A stormy nation is expected to become even stormier, bringing rain and snow that is known to increase the number of vehicle accidents.
The exact degree of increased risk has been the subject of numerous studies, but most of them relied on police reports or field observations that may not have accurately assessed whether there was precipitation at the time of the accident.
But now, researchers at the North Carolina State University say they have calculated a more precise measurement of the relative risk that precipitation has on fatal highway accidents. They used high-resolution radar data that pinpoints the location of precipitation within a few hundred meters and determines whether it was light, moderate or heavy at a given point in time.
A paper soon to be published in the Bulletin of the American Meteorological Society concludes that the risk of a fatal vehicle accident increases by 34 percent during a precipitation event. That falls within the range of a previous study based on observations that put the increased risk from 10% to 76%.
The North Carolina State University analysis goes further than previous studies in that it also projects the increased risk during heavy precipitation events. The radar data shows that driving in heavy rain or snow increases the chance of dying in a crash by 246 percent. That compares to 127 percent for light precipitation.
The analysis also found that the greatest risk of precipitation causing a fatal motor vehicle accident occurs during the morning rush hour. Oddly, there is not a similar spike in relative risk during the evening rush hour.
Scott Stevens, the lead author of the study, what makes the radar data analysis unique is the precision, in both time and space, that the measurements are taken. Precipitation can vary widely across even small areas, he said. When an accident is reported, the responding officer has to guess if it was raining at the time based on the conditions he observed at his location. The location often is reported at the nearest crossroad.
The advent of the Global Positioning System allowed location data to be reported more precisely. High-resolution radar that came about in the late 1980s also showed the density and location of precipitation more accurately.
Stevens, who works for the Cooperative Institute for Climate and Satellites, said the research team used data from 130 weather radars scattered about the United States and plotted the level of precipitation into 25 million quadrants, each one one-hundredth of a degree of latitude and longitude across. That’s about 850 meters in most places, depending on how far north or south.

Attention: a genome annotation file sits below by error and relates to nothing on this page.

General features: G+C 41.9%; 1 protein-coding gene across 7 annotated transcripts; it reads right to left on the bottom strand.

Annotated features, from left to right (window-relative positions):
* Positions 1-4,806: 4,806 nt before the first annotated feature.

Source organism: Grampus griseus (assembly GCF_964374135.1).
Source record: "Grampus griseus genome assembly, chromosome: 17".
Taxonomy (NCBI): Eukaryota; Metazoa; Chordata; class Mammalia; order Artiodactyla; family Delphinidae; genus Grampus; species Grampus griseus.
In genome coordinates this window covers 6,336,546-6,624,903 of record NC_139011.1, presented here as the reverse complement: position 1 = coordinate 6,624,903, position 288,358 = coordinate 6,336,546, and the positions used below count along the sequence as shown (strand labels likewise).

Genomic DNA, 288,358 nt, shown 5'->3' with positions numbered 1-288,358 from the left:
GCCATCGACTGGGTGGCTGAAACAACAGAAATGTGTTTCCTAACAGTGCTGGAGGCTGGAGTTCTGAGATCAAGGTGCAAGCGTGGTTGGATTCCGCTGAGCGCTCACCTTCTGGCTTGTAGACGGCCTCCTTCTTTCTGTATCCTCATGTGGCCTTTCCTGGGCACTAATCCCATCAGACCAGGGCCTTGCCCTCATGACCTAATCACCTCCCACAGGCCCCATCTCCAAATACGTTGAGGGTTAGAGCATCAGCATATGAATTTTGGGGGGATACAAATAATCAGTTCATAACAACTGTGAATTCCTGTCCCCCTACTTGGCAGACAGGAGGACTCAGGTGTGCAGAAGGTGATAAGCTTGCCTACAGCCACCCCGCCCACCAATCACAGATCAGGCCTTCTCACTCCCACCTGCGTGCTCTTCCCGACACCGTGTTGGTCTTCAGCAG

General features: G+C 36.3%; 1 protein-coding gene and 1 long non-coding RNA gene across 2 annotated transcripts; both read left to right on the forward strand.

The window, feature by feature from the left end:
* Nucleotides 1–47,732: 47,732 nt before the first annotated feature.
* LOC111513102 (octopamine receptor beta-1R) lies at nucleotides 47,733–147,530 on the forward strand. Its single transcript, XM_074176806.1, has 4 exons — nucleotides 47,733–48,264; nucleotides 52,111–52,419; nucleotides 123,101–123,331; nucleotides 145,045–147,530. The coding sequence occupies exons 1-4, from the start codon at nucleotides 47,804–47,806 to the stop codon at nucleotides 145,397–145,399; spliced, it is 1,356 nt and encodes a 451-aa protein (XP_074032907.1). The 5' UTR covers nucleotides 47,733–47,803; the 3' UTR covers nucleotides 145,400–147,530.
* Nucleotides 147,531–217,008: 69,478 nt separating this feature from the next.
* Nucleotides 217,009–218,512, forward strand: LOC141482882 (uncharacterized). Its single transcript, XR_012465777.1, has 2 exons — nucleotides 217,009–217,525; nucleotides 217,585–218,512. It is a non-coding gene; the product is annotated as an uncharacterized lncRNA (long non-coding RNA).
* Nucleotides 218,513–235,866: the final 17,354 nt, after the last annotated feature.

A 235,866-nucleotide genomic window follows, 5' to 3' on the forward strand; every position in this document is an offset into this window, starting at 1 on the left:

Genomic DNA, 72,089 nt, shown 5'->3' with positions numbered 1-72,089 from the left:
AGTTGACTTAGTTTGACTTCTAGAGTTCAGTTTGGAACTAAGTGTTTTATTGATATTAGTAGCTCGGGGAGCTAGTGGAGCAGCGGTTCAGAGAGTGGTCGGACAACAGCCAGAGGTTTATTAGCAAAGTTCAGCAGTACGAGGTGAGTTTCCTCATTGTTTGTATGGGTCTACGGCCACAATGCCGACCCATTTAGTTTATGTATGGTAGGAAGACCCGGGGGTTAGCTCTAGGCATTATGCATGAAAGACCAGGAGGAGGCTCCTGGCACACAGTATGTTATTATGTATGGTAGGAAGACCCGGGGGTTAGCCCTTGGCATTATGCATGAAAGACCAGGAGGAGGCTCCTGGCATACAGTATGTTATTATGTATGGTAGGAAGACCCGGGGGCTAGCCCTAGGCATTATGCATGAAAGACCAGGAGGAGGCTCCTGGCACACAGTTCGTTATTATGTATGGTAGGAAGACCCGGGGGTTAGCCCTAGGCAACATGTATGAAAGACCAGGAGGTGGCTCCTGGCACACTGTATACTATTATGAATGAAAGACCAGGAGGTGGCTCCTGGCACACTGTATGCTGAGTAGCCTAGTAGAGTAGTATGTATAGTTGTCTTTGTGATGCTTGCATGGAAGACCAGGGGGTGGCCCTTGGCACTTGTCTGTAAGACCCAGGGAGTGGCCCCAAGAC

Into that grid, the researchers entered the location of 125,012 fatal car crashes spanning the entire continental United States over a six-year period, from 2006 to 2011.
The analysis shows that rural locations are more risky in bad weather than urban locations. Stevens said that likely is because motorists drive faster out on the open highway than they do in town.
The analysis also plots the degree of relative risk in nine zones: The Northern Rockies and Upper Midwest have the highest relative risk for vehicle fatalities caused by precipitation. Seasonally, the analysis found winter if the riskiest time of year for a precipitation-caused fatal crash.
And times are getting riskier. The study notes that the National Climate Assessment in 2018 determined that annual precipitation in the United States has increased since 1900, varying by climate region, and is expected to continue increasing in the future. Other research shows that heavier downpours are more common than in the past and the trend is to continue in greater frequency.
Stevens said he think the research will be useful to the insurance industry, although he wouldn’t venture to guess what practical applications it may bring.
“The most likely, we are thinking, is this is kind of similar to public information campaigns about testing and driving,” the said. “This may be an unappreciated risk.”
The impact of weather on highway safety will grow in importance as the nation moves toward self-driving cars, says the University Corporation for Atmospheric Research (UCAR) in a briefing delivered to Congress last week.
Researchers are focusing on networks of roadside sensors, improved computer models, and communication systems that connect vehicles to infrastructure to provide motorists with greater situational awareness of road conditions. Such networks will be important for autonomous vehicles that will have to make rapid adjustments in adverse weather conditions, according to the paper.
The nonprofit research group says advances in technology are also transforming cars into data collection devices. UCAR President Antonio Busalacchi said in an interview that precise weather data of the type used in the radar-data study could likely play some role in improving forecasting.
Busalacchi said the vast majority of the nation’s highways are rural, where autonomous cars have more trouble finding cues such as sign posts to gain awareness of their environment. He said the nation needs to start investing in information collection as part of infrastructure. He calls it “info-structure.”
“We hear a lot about loss of life from weather events: hurricanes and tornadoes,” Busalacchi said. “The No. 1 killer — of weather-related loss of life — is traffic accidents.”
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